VERN has been reviewing movies since 1999 and is the author of the books SEAGALOGY: A STUDY OF THE ASS-KICKING FILMS OF STEVEN SEAGAL, YIPPEE KI-YAY MOVIEGOER!: WRITINGS ON BRUCE WILLIS, BADASS CINEMA AND OTHER IMPORTANT TOPICS and NIKETOWN: A NOVEL. His horror-action novel WORM ON A HOOK will arrive later this year.

The Outlaw Josey Wales

Monday, January 5th, 2015

tn_outlawjoseywalesBack in 2013 I started a new old wives tale that it is good luck for a critic’s first review of a new year to be a Clint Eastwood movie. I continued the tradition for 2014 and I ended up having a really intense year that was not fuckin around when it came to either highs or lows. It was a year that included a funeral, way too much time spent hanging out in hospitals and job-related fears like losing my health insurance. But on the other hand I finally published that damn novel and I had a great trip to Tennessee and of course my TED talk or whatever at Cinefamily was a great blessing and the highlight of my career so far. It was also just an evolutionary step for ol’ Vern because I learned I could actually make a public appearance without ruining everything, as far as I could tell. So in honor of my miraculously retained Outlaw status let’s start off 2015 with THE OUTLAW JOSEY WALES. I haven’t seen this one in forever and a day and a half.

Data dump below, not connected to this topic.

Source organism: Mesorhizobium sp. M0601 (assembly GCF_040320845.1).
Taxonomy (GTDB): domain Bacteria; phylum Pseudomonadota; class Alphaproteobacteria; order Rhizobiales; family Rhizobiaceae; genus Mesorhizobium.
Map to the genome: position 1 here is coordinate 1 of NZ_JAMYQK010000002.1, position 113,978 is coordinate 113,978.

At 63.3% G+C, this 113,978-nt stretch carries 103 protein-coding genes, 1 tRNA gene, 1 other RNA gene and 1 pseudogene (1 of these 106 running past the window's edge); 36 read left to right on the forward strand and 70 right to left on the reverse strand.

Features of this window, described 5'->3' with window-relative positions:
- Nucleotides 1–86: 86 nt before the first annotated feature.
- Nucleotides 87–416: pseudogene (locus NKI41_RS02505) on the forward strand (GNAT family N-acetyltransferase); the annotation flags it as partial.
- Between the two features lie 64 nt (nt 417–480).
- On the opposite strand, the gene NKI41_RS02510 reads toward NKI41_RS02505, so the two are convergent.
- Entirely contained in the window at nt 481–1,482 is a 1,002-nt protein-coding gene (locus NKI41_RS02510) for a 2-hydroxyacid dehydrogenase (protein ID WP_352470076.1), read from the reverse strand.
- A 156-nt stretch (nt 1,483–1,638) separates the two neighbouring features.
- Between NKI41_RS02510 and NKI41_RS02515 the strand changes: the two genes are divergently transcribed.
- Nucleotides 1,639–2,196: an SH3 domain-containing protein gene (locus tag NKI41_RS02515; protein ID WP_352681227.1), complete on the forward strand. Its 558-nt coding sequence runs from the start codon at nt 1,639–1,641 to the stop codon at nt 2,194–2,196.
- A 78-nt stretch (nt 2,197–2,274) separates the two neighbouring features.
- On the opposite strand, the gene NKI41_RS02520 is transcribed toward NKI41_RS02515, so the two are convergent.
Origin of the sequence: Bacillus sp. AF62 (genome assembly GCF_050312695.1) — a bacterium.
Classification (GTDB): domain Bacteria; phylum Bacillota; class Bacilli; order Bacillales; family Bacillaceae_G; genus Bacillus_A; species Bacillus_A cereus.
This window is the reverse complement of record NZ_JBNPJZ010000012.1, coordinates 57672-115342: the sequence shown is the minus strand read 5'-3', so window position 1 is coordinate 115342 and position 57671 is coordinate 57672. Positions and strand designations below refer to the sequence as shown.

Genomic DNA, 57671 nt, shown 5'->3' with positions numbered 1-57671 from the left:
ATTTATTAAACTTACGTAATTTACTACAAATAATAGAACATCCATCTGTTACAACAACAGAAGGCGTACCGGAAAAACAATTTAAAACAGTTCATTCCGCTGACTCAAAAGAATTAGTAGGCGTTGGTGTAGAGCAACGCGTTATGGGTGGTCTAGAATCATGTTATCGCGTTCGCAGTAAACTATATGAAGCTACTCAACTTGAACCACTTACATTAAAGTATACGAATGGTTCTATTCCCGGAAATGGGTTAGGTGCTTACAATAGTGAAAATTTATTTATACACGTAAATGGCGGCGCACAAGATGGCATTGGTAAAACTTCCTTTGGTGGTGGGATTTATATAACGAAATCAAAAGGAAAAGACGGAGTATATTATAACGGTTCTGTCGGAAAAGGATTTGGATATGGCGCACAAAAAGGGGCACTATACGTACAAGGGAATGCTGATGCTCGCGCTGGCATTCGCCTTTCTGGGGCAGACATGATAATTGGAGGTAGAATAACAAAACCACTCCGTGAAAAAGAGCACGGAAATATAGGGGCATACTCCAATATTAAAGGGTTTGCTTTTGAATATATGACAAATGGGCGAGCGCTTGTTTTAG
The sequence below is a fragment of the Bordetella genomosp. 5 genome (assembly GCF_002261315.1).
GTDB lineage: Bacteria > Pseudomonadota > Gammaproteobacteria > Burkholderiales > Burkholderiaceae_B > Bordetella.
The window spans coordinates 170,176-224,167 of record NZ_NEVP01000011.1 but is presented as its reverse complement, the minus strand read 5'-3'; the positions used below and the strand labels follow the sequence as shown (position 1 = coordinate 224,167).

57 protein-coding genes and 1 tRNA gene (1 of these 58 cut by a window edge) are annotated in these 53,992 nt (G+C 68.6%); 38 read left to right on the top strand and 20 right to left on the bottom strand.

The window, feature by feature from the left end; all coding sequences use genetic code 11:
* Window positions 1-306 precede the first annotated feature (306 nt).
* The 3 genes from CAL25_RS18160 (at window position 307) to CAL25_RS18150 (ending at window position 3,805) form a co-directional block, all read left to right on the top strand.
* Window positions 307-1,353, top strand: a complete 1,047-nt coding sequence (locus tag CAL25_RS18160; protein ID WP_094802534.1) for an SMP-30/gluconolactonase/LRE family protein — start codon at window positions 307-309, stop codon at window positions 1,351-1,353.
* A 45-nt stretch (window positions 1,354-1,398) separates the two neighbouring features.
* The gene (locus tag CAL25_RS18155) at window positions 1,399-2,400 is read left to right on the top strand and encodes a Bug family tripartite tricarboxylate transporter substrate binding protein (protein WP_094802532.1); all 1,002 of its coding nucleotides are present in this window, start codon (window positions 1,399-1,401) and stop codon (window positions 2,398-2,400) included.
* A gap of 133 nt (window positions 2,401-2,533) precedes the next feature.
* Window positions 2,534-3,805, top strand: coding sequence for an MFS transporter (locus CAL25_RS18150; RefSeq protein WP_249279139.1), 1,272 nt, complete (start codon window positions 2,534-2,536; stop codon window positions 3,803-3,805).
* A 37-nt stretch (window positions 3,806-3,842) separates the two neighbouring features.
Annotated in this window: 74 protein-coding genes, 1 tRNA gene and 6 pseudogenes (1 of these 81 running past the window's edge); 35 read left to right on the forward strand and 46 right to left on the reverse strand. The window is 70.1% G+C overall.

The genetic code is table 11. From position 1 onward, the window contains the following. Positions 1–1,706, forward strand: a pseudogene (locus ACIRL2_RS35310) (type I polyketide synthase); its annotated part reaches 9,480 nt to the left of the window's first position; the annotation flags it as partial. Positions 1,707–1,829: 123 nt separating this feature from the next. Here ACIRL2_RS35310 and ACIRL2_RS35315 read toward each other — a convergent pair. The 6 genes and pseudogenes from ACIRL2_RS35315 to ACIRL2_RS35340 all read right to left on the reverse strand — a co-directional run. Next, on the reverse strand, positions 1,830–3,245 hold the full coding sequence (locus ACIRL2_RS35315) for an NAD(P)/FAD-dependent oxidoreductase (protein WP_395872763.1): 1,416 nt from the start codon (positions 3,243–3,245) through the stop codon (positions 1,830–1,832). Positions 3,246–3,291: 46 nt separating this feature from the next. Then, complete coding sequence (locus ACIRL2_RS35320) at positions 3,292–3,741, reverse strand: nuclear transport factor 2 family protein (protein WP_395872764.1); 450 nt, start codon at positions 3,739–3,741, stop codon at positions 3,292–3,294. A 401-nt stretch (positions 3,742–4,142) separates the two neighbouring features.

What we have here is a badass western revenge story. Clint directs and plays the titlational Josey Wales, who at first is just a regular non-outlaw family man. Then “redleg” raiders come through raping and pillaging, kill his boy and his wife, burn down his house, scar his face. Who knows how many days later he’s still just sitting there brooding on his patch of land when a squad of Confederate guerillas come by, tell him they’re at war with the bastards who did this. “I’ll be comin with you,” Josey says. (read the rest of this shit…)

VERN has been reviewing movies since 1999 and is the author of the books SEAGALOGY: A STUDY OF THE ASS-KICKING FILMS OF STEVEN SEAGAL, YIPPEE KI-YAY MOVIEGOER!: WRITINGS ON BRUCE WILLIS, BADASS CINEMA AND OTHER IMPORTANT TOPICS and NIKETOWN: A NOVEL. His horror-action novel WORM ON A HOOK will arrive later this year.